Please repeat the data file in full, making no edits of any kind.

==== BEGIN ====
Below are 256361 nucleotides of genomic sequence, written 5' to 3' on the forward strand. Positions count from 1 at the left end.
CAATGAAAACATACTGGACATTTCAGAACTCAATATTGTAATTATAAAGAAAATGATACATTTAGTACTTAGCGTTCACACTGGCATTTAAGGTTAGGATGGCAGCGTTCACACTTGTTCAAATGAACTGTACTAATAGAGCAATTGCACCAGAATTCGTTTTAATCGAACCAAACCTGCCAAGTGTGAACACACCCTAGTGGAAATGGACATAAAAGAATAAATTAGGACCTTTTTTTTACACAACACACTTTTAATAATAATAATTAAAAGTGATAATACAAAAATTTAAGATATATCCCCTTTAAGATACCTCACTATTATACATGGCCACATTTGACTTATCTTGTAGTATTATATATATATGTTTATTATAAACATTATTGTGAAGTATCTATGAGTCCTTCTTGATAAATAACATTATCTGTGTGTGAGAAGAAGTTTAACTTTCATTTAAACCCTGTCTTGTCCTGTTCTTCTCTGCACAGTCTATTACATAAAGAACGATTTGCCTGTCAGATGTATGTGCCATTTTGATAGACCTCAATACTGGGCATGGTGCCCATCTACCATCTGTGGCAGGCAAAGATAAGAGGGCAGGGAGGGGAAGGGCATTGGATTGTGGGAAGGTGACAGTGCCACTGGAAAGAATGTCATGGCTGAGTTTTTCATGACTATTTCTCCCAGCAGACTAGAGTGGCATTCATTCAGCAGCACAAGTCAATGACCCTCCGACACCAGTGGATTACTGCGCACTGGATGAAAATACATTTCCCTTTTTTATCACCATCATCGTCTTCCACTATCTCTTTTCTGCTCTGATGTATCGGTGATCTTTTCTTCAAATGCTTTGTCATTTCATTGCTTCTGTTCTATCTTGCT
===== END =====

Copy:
Below are 256361 nucleotides of genomic sequence, written 5' to 3' on the forward strand. Positions count from 1 at the left end.
CAATGAAAACATACTGGACATTTCAGAACTCAATATTGTAATTATAAAGAAAATGATACATTTAGTACTTAGCGTTCACACTGGCATTTAAGGTTAGGATGGCAGCGTTCACACTTGTTCAAATGAACTGTACTAATAGAGCAATTGCACCAGAATTCGTTTTAATCGAACCAAACCTGCCAAGTGTGAACACACCCTAGTGGAAATGGACATAAAAGAATAAATTAGGACCTTTTTTTTACACAACACACTTTTAATAATAATAATTAAAAGTGATAATACAAAAATTTAAGATATATCCCCTTTAAGATACCTCACTATTATACATGGCCACATTTGACTTATCTTGTAGTATTATATATATATGTTTATTATAAACATTATTGTGAAGTATCTATGAGTCCTTCTTGATAAATAACATTATCTGTGTGTGAGAAGAAGTTTAACTTTCATTTAAACCCTGTCTTGTCCTGTTCTTCTCTGCACAGTCTATTACATAAAGAACGATTTGCCTGTCAGATGTATGTGCCATTTTGATAGACCTCAATACTGGGCATGGTGCCCATCTACCATCTGTGGCAGGCAAAGATAAGAGGGCAGGGAGGGGAAGGGCATTGGATTGTGGGAAGGTGACAGTGCCACTGGAAAGAATGTCATGGCTGAGTTTTTCATGACTATTTCTCCCAGCAGACTAGAGTGGCATTCATTCAGCAGCACAAGTCAATGACCCTCCGACACCAGTGGATTACTGCGCACTGGATGAAAATACATTTCCCTTTTTTATCACCATCATCGTCTTCCACTATCTCTTTTCTGCTCTGATGTATCGGTGATCTTTTCTTCAAATGCTTTGTCATTTCATTGCTTCTGTTCTATCTTGCT